The only concern is that public debt might crowd out private investment. This could cause higher returns on capital and lower wages with undesirable distributive effects. This problem can be managed by shifting taxation from labor to capital.

I am convinced that raising the subsidy to $2000 is an improvement.

Who Has Been Warring Against Christmas?

Who Has Been Warring Against Christmas?

 Where I am the Third Day of Christmas is just finishing with the news that Grinch Trump has ended his own brief War on Christmas and is signing the Covid-19 relief bill, thereby reinstating unemployment benefits for 14 million people although they’ll miss a week of payments, as well as preventing millions more from being evicted from their rental housing units, along with the Omnibus spending bill so the government will not shut down after tomorrow.  There has been less noise this year about the War on Christmas by the usual gang of right wing media types who like to whine about merchants and others saying “Happy Holidays!” rather than “Merry Christmas!” during the runup to Christmas, probably because so many of them have been caught up in whining about Biden supposedly stealing the election from Trump.  But this somehow draws my attention to another group entirely who have been at warring on Christmas for a long time.

So according to most of the major Christian denominations such as the Roman Catholic Church, and the Episcopalians, and Lutherans, and others of that ilk, the official proper Christmas season actually is the Twelve Days of Christmas, the first of which was Christmas Day itself, with the twelfth day of Christmas being Jan. 6, the Epiphany, the day supposed the Magi (Wise Men) visited the Baby Jesus. But for many they are not even willing to wait until New Year’s day, the official seventh day, to bring it to an end.  There I was on Facebook yesterday, the second day, also known as Boxing Day in UK and some other places, and an FB friend posted about being “glad it is over,” with a commenter on that thread getting even more worked up and declaring to have “taken down out tree and put away all the decorations, I could hardly wait for it to end!”  Yikes! Along these lines for some years now around here there is a rock/pop radio station that begins playing cheesy commercial “Christmas” music like “Frosty the Snowman” all the time starting almost immediately after Halloween, but reverts immediately to its usual fare starting December 26, the Second Day of Christmas. Sheesh!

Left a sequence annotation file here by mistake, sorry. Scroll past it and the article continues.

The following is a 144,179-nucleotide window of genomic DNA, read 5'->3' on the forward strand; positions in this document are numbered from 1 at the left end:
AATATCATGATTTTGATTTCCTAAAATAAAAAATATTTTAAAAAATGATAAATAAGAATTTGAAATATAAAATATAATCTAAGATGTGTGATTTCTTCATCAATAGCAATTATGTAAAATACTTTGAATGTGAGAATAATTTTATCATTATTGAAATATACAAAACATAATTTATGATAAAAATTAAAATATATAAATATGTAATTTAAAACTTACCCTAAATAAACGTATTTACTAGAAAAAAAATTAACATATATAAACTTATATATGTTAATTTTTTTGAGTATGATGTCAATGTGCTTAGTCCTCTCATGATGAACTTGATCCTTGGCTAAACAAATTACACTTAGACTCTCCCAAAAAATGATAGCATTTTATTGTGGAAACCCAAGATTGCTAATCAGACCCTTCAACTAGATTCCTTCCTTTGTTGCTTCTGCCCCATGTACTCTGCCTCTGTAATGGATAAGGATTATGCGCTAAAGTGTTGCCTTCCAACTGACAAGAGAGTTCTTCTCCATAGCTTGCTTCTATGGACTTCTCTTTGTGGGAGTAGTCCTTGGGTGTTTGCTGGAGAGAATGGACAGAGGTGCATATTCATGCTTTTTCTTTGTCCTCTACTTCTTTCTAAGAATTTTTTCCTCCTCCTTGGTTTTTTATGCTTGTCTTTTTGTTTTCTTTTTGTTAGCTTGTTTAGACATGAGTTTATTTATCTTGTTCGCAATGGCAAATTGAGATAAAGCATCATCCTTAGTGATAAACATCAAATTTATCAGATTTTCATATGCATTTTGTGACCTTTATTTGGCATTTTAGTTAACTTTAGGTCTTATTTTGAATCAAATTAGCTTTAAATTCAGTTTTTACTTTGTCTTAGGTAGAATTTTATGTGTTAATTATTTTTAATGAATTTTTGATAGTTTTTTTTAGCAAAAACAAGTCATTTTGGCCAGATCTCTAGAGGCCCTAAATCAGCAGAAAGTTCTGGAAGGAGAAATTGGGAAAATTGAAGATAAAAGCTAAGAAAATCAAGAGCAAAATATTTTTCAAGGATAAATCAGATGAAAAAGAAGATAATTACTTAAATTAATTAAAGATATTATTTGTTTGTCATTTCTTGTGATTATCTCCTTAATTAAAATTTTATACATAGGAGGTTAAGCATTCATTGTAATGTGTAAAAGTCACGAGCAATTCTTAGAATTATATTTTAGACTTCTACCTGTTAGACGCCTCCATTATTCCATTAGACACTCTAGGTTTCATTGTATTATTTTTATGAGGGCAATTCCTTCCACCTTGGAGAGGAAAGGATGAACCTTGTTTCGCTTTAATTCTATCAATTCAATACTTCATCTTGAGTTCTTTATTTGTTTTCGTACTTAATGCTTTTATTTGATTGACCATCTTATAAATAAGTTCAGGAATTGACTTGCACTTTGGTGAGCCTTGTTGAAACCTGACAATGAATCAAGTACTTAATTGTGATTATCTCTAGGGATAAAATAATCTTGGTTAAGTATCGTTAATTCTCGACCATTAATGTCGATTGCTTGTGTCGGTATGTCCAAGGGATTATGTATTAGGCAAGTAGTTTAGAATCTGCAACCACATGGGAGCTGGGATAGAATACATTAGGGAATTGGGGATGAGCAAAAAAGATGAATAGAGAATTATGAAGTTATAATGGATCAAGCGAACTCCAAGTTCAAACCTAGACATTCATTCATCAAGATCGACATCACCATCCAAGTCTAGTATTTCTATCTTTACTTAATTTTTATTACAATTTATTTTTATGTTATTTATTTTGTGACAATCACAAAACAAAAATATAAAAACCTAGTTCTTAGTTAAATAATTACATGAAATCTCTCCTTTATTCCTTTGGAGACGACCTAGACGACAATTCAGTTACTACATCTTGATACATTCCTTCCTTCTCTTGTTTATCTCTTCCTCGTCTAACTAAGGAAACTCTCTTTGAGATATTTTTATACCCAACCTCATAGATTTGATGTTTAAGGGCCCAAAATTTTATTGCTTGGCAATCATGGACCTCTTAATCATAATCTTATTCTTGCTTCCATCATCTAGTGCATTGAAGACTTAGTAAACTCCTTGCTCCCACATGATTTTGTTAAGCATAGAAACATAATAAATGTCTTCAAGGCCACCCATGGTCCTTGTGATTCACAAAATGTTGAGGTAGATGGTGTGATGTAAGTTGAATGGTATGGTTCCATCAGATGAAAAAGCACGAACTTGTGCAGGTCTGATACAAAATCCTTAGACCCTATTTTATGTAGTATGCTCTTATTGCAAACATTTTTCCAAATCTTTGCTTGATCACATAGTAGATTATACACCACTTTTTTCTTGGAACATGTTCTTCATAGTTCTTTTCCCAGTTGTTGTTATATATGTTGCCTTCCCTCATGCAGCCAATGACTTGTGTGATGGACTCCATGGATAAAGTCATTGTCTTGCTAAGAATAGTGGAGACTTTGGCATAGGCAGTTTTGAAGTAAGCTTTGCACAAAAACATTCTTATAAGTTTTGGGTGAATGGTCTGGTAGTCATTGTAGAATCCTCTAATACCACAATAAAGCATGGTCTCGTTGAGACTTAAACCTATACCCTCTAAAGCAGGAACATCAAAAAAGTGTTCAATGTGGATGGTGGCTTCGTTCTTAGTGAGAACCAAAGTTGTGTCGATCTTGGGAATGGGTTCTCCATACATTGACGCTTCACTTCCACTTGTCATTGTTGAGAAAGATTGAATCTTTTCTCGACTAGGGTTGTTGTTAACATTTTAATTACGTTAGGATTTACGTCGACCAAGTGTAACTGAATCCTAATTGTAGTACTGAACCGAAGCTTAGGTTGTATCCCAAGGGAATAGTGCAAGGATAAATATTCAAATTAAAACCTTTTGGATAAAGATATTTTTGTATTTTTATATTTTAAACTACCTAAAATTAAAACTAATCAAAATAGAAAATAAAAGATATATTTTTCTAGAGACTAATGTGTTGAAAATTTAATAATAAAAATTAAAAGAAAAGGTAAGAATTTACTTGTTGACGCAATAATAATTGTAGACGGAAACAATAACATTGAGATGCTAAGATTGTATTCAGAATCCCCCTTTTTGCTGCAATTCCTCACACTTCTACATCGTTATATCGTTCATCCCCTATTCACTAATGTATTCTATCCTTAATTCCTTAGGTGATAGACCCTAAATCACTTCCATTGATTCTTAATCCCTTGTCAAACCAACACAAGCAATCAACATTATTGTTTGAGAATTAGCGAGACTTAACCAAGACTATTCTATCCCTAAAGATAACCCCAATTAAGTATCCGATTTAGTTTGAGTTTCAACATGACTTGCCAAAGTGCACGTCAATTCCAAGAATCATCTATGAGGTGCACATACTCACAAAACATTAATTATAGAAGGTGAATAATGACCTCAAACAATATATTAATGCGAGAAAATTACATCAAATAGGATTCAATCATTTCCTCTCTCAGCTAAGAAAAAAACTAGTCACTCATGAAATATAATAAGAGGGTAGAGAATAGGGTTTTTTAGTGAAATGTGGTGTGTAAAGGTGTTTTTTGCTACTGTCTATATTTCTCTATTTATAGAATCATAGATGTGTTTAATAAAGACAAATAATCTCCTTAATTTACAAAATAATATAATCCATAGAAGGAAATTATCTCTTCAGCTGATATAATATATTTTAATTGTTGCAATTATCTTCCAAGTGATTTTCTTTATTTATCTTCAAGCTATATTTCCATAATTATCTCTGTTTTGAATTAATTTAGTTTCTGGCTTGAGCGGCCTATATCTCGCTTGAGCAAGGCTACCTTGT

Trump As The Grinch Who Stole Christmas

Trump As The Grinch Who Stole Christmas

 So the Congress struggled for months after the House passed a $3.3 trillion followup Covid relief bill, which Senate Majority Leader McConnell blocked and kept blocking.  House Speaker Pelosi and Treasury Secretary Mnuchin kept negotiating and coming up with this or that proposal, only to mostly have McConnell shoot it down, or sometimes Pres. Trump himself doing so.  Finally after the election, and with the threat of losing control of the Senate, McConnell suddenly decided a deal needed to be made, so sure enough, with Mnuchin supposedly representing Trump, a deal got cut.  It must be recognized that the push for having another round of direct payments was pushed by Trump, who threw out several numbers, and McConnell got it that this was popular. So he went along with Mnuchin’s suggested $600 per person, half of what was sent out in the CARES round last spring.

The whole thing has also been linked to the Omnibus general budget spending package, which needs to get passed or the government will get shut down, with ongoing week by week Continuing Resolutions holding that off, the current one expiring on Monday.  It contains mostly things approved in the budget sent officially from Trump’s OMB to Congress, although it is pretty clear he does not know what is in there.

Status quo bias and vaccine supplies

Here is a simple thought experiment on the use of scarce vaccine supplies.

Suppose that we had tested the Pfizer/Moderna vaccines with one dose per person and discovered that they were 85% effective at preventing covid-19. However, due to an administrative error, we gave some people two doses, and when we analyzed the data it turned out that a two-dose regimen was 95% effective at preventing covid-19.

Only 200 million doses of vaccine will be available over the next six months.

Under these circumstances, the idea that we should switch from our initial vaccination plan of one dose per person to two doses would be regarded as insane. It is clearly better to give 200 million people 85% protection than it is to give 100 million people 95% protection.

Yet today, many people believe that we should vaccinate half as many people using two doses per person, simply because this was our initial plan. This certainly seems like an irrational framing effect, or a status quo bias of some kind, or hidebound, bureaucratic thinking, and it seems likely to lead to thousands of unnecessary deaths and prolong our social and economic misery by months.

Come on people! Let’s think outside the box.